“…the inferno incinerated his domicile to the ground before the firemen were called”

When I was in class six the only heavy weight word that I could comprehend was ‘consequences’. This only because the teacher was always using it while hauling warnings at us “you pupils, you making noise at that corner, you will face the consequences”. For a whole year, I thought that this word was spelled as ‘Kwenzakwenzis’, owing to the teacher’s pronunciation. I dint know the meaning of any big words. But I wrote big words. My compositions were always pregnant with terms and expressions, none of them applying.

I do not know how your Primary School experience was like as far as writing compositions is concerned. Yesterday after going through my class 5 compositions, and comparing them with some that I got from kids we are working with in Kibera, I am tempted to storm the KIE offices to set someone on fire because they are the ones who approve these textbooks. You do not need 4 years in campus to learn that a kid needs to know the difference between ‘I am’ and ‘am’, ‘there’ and ‘their’ before learning how to spell ‘galloping ‘and ‘paroxysm’

In case you are wondering what I am going on about, let me fill you in. English teachers in primary school used to and still do give composition notes, pages, and pages of ‘useful dramatic expressions and Hyperboles”. Very dramatic indeed. These expressions are expected to be used in writing compositions; inserted here and there regardless of whether they make sense or not. Quality compositions to them are linguistically obese, bursting in a ballooned phrasal usage. The composition with the most unrecognisable words gets the best marks. Children in school thus spend quality time with dictionaries, fishing out ‘new words’ to use in compositions. Well, here are some expressions I fished out from my compositions. Some of these ‘dramatic expressions’ have failed to make sense to me while others are simply too overweight for a primary school kid.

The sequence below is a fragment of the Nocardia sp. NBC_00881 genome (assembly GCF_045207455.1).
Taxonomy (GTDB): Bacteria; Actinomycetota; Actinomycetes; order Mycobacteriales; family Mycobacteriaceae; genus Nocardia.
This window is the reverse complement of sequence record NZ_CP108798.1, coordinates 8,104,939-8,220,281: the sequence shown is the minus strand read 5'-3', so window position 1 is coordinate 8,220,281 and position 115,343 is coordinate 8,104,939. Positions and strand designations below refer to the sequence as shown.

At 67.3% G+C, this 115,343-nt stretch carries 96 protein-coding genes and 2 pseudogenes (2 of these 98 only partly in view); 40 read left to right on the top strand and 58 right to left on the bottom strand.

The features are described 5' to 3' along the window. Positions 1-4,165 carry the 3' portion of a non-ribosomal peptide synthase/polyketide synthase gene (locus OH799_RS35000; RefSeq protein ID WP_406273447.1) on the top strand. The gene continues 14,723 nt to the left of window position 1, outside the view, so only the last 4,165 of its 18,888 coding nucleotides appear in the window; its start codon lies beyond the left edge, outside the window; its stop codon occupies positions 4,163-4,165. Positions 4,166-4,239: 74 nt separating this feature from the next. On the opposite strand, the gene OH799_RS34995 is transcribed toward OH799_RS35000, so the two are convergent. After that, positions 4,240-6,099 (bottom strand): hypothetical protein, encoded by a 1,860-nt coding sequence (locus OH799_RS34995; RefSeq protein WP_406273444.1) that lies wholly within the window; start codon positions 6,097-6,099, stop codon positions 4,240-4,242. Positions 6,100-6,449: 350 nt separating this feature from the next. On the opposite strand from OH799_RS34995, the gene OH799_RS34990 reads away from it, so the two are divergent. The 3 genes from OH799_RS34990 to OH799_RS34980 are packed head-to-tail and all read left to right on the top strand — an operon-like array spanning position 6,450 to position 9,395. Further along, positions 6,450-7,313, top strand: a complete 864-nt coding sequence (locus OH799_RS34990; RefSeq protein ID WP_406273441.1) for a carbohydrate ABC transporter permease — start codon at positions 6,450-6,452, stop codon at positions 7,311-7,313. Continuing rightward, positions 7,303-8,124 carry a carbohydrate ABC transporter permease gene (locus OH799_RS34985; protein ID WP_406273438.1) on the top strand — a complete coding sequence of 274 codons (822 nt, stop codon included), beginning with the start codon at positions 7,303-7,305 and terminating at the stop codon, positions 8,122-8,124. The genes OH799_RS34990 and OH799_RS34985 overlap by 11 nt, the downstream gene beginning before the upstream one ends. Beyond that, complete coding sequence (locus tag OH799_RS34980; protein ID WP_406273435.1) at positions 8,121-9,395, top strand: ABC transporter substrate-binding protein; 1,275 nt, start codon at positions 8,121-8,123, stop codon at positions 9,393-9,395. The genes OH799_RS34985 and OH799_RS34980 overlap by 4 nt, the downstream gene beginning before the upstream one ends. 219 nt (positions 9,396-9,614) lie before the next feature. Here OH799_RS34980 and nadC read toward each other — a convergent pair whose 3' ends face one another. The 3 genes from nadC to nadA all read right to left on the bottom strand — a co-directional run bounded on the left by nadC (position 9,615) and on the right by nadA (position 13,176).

–      The atmosphere was pregnant about to deliver rain and birds

–      I sat there, confused like a pregnant chameleon sitting on a merchant box waiting for its master

–      tears of despondency cascaded down my ruddy face

–      my heart was beating spasmodically in my chest threatening to tear my skinny body apart

–      the day had began well, credence to the old adage; a good beginning makes a good end”

–      She was a shot plump woman with curves and had a gap between her upper branches.

–      Tears of melancholy poured out from my eyes like water from a faulty tap.

–      Lizards were falling from roofs to the floor as if they were drank.

–      The rats were easily suffocating in their holes so they came out for fresh air.

Whatever happened to ‘as poor as a church mouse?’ Some of these comparisons are completely nonsensical. Do not get me wrong. I like the imagination in these ‘very dramatic expressions’. However, when we leave some bricks on the base disjointed , don’t you think this wall is going to come tumbling down? What is a word like ‘spasmodically’ doing in a class 5 textbook? Probably the reason why we are having these language problems and flashing a ‘kizungu ilikuja na meli’ license is because we have so many loose bricks on our walls. I for sure know that Mr Makau would have driven me to a ditch of linguistic blindness were he the only shepherd in this field. But he still left his dents on me.

As I have said before, I have had an experience with these kids, seeing as I studied English and Literature and it called for me to go for teaching practise. I have taught form ones who have been tempted to spill over that linguistic madness into High School; the use of ‘bombastic’ words even when they can’t construct a simple sentence explaining who they are. Probably the reason we are looking for an alternative in the ‘ xoxery Lingua Franca’ is because writing wasn’t much of an experience for us. I am tempted to blame these experiences for our ‘pans intended’ and ‘I have quite smoking’.

But before we do that, here are some two analogies I picked from an email forward that you might like:-

–      He was as tall as a six-foot, three-inch tree.

–      The young fighter had a hungry look, the kind you get from not eating for a while

So how was your experince in Primary School writing?